DJI VP: Company Doesn’t Send Flight Data to China, Pondering US Manufacturing Base


The world’s large commercial drone manufacturer is pondering a factory in the United States according to recent reports. Oh, and it doesn’t send flight data to China, just in case you were worried about that.

Photo by Pok Rie from Pexels.

DJI Vice President and Regional Manager Mario Rebello said as much in a letter to a Senate subcommittee looking into the company and its practices. Aside from listing the numerous benefits of drones for consumers and otherwise, DJI’s Rebello also denied that the company ever shared data on anything from user flight logs to photos and videos without the user’s permission.

“DJI drones do not share flight logs, photos or videos unless the drone pilot deliberately chooses to do so […] this data stays solely on the drone and the pilot’s mobile device. DJI cannot share customer data it never receives,” the letter said.

Further, the letter said, “We believe industry and government have a shared responsibility to build on this momentum and keep our skies open for safe and secure commerce and innovation. Unfortunately, some witnesses who appeared before the Subcommittee want to limit competition, innovation, and the availability of drone technology based solely on its country of origin.”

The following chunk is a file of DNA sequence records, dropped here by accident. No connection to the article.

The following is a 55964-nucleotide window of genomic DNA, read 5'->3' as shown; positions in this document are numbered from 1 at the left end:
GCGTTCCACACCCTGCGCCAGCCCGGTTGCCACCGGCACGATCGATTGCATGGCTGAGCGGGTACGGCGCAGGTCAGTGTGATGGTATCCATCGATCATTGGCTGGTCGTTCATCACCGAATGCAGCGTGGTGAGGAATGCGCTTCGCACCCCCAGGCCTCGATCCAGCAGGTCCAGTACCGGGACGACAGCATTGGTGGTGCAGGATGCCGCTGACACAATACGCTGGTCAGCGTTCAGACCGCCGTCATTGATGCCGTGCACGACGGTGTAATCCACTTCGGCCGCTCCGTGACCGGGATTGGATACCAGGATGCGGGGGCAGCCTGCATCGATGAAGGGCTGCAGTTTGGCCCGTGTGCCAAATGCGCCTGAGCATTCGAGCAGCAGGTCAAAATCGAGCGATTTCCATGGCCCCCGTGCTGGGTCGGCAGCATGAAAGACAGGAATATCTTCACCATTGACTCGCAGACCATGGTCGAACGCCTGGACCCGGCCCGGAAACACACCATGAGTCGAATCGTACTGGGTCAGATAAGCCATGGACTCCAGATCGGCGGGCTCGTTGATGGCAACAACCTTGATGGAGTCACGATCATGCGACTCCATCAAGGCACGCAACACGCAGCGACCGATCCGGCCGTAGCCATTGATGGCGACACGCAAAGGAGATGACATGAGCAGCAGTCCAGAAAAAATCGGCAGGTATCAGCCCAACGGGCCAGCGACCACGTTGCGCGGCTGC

With some 70% of the commercial drone market according to DPReview, DJI is a powerhouse for sure. And, being a Chinese company, it knows it is vulnerable to becoming the next Huawei so the company is taking proactive measures just in case. The company plans on repurposing a warehouse in California to manufacture drones.

“This new investment will expand DJI’s footprint in the U.S. so we can better serve our customers, create U.S. jobs, and strengthen the U.S. drone economy,” DJI said.

Do you fly a DJI drone? What’s your opinion of the company? Let us know your thoughts in the comments below.

You can also read more photography news from Light Stalking by clicking here.


What We Recommend to Improve Your Photography Fast

It's possible to get some pretty large improvements in your photography skills very fast be learning some fundamentals. Consider this the 80:20 rule of photography where 80% of the improvements will come from 20% of the learnable skills. Those fundamentals include camera craft, composition, understanding light and mastering post-production. Here are the premium guides we recommend.

  1. html cleaner  Easy DSLR –  Friend of Light Stalking, Ken Schultz has developed this course over several years and it still remains the single best source for mastering your camera by identifying the main things that are holding you back.
  2. Word to html  Understanding Composition – As one of the core elements of a good photograph, getting your head around composition is essential. Photzy's guide to the subject is an excellent introduction. Their follow-up on Advanced Composition is also well worth a read.
  3. Word to html  Understanding Light – Also by Photzy, the other essential part of photography is covered in this epic guide and followed up in Understanding Light, Part 2. This is fundamental stuff that every photographer should aim to master.
  4. Word to html  5 Minute Magic Lightroom Workflow – Understanding post production is one of the keys to photographs that you will be proud of. This short course by one of the best in the business will show you how an award-winning photographer does it.

About Author


Kehl is our staff photography news writer and has over a decade of experience in online media and publishing and you can get to know him better here

Leave a Reply

Your email address will not be published. Required fields are marked *